Kenya: Three to Stand Trial for Alleged Role in Kenya's Westgate Mall Attack

The four suspects charged over the Westgate terror attack. One has been set free for lack of sufficient evidence.

A Kenyan court says three men must stand trial for their alleged role in the 2013 terrorist attack on Nairobi’s Westgate Mall. The suspects are accused of aiding the Somalia-based militant group al-Shabab.

The suspects were in the Nairobi courtroom Monday as Chief Magistrate Francis Andayi read the ruling.

“The accused persons are charged with 12 counts, some jointly others separately. They are jointly charged with counts one and two with a commission of a terrorist act and conspiracy to commit a terrorist act respectively, contrary to the Prevention of Terrorism Act,” said Andayi.

The suspects -- Liban Abdullahi, Hussein Mustafa and Ahmed Abdi – are also charged with giving support to a terrorist group, aiding a terrorist group and being in the country illegally. A fourth suspect was set free.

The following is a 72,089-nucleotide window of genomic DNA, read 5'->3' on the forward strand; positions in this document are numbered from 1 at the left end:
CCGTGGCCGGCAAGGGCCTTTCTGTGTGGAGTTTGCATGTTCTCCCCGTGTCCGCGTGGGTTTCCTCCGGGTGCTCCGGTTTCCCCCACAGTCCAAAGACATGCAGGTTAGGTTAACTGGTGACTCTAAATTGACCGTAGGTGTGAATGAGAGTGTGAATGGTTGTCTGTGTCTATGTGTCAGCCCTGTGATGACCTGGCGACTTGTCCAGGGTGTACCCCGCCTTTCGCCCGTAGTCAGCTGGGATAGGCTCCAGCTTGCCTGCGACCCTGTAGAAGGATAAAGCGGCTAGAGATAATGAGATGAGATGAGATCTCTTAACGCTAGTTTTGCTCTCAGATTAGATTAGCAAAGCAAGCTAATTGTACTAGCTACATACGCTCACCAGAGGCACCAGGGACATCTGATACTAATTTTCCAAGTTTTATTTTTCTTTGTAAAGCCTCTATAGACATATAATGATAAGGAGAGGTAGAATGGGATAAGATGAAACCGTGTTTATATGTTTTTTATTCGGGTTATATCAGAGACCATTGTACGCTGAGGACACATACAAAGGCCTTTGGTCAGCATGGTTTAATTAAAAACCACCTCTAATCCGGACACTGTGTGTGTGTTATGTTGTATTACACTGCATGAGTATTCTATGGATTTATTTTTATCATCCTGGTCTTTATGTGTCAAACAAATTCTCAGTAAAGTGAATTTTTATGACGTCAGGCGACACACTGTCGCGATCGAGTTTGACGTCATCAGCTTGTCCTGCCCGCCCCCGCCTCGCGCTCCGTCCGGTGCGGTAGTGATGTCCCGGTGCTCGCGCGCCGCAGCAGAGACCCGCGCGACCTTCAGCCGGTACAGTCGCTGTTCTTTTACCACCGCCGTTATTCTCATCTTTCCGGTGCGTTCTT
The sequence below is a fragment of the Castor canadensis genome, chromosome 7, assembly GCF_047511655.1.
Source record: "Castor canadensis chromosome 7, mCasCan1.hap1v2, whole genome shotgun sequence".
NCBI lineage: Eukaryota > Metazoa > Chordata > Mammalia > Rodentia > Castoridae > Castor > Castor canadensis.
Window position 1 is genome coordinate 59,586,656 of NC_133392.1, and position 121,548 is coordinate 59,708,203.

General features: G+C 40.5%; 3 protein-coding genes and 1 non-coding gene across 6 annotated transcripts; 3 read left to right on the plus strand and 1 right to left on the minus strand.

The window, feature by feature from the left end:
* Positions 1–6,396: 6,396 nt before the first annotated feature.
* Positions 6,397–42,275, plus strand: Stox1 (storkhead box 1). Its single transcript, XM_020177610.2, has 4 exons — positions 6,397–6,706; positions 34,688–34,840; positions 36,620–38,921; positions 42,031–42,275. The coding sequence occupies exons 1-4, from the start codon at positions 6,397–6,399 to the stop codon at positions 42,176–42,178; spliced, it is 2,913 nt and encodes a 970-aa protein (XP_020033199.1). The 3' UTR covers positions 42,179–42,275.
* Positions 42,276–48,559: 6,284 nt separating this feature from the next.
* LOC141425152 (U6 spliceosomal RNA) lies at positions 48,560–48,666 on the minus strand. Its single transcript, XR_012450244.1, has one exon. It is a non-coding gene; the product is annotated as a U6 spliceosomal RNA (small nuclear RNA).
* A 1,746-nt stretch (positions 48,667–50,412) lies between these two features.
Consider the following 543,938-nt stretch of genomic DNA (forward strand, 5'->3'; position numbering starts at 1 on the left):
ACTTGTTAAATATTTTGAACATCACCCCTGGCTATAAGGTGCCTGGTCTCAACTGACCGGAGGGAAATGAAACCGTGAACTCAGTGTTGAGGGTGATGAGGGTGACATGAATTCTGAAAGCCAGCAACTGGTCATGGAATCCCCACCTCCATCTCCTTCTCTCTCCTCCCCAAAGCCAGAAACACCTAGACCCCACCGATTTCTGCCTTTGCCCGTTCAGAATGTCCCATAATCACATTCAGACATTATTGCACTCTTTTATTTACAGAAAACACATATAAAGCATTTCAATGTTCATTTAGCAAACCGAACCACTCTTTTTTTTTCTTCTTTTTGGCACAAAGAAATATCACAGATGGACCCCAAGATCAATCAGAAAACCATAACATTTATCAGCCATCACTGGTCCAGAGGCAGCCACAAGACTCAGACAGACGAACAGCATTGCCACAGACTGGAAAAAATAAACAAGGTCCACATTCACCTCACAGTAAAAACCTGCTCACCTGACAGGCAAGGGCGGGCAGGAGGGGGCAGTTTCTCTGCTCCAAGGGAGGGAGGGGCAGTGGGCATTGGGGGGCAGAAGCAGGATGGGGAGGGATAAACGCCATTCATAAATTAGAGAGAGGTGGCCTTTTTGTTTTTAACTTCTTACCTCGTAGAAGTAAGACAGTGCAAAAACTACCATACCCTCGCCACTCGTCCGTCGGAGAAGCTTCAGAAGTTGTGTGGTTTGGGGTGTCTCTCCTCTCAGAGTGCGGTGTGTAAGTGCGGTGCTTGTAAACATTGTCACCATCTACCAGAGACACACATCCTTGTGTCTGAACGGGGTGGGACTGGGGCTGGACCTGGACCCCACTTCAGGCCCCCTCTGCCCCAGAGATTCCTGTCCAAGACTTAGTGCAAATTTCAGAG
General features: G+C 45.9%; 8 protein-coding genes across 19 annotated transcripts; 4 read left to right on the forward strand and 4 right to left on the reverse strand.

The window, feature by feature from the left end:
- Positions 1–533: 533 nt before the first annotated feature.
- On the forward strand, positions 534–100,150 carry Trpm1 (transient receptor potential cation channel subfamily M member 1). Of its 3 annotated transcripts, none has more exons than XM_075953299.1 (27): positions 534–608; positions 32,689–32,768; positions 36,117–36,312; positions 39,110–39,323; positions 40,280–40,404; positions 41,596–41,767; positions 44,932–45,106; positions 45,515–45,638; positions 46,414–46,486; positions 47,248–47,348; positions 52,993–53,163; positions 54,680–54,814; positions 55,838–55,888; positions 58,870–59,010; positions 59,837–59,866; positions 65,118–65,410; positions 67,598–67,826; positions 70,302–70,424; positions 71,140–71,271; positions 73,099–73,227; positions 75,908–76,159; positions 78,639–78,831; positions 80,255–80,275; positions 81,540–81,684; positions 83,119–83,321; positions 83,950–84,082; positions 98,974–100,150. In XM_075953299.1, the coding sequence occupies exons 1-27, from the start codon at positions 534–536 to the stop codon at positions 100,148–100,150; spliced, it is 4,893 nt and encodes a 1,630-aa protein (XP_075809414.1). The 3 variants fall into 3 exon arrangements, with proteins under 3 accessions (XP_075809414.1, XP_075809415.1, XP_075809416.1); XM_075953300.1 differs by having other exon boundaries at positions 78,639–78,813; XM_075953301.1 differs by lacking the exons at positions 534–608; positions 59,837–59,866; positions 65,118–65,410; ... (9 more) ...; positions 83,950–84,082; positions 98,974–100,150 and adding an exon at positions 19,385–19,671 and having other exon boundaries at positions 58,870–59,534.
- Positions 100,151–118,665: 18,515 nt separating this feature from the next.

Gunmen opened fire on shoppers in the busy Westgate Mall on a Saturday in September 2013, killing at least 67 people and injuring more than 150 others.

The gunmen are believed to have died when the Kenyan army retook the mall. Abdullahi, Mustafa and Abdi were arrested in the weeks following the attack.

Thirty-one-year-old John Wangombe survived the attack. He welcomed the news that finally, someone is going to be put on trial.

“I feel good. I am joyful because of the way the court has ruled… we expect justice for us for what we went through, the whole scenario and I give thanks to the court. Sometimes they take time to check on cases but this one was definitely a good part for me. Definitely, we expect justice. The court has reformed these days and expect those suspects to go to jail,” he said.

Prosecutors spent more than five years gathering evidence against the men, in part because more than 145 witnesses offered testimony.

Only two suspects brought before Kenyan courts on terrorism-related charges have been convicted, and many Kenyans fear this case may also fall apart.

But lawyer Danstan Omari says it will be difficult for the suspects for these suspects to walk free.

“The state has proved a water-tight case. It’s their story the court is going to listen. Rarely do people who reach that stage get acquitted. Most of them they end up getting convicted,” said the lawyer.

The three defendants will appear in court again next week, as the defense begins to present its case.

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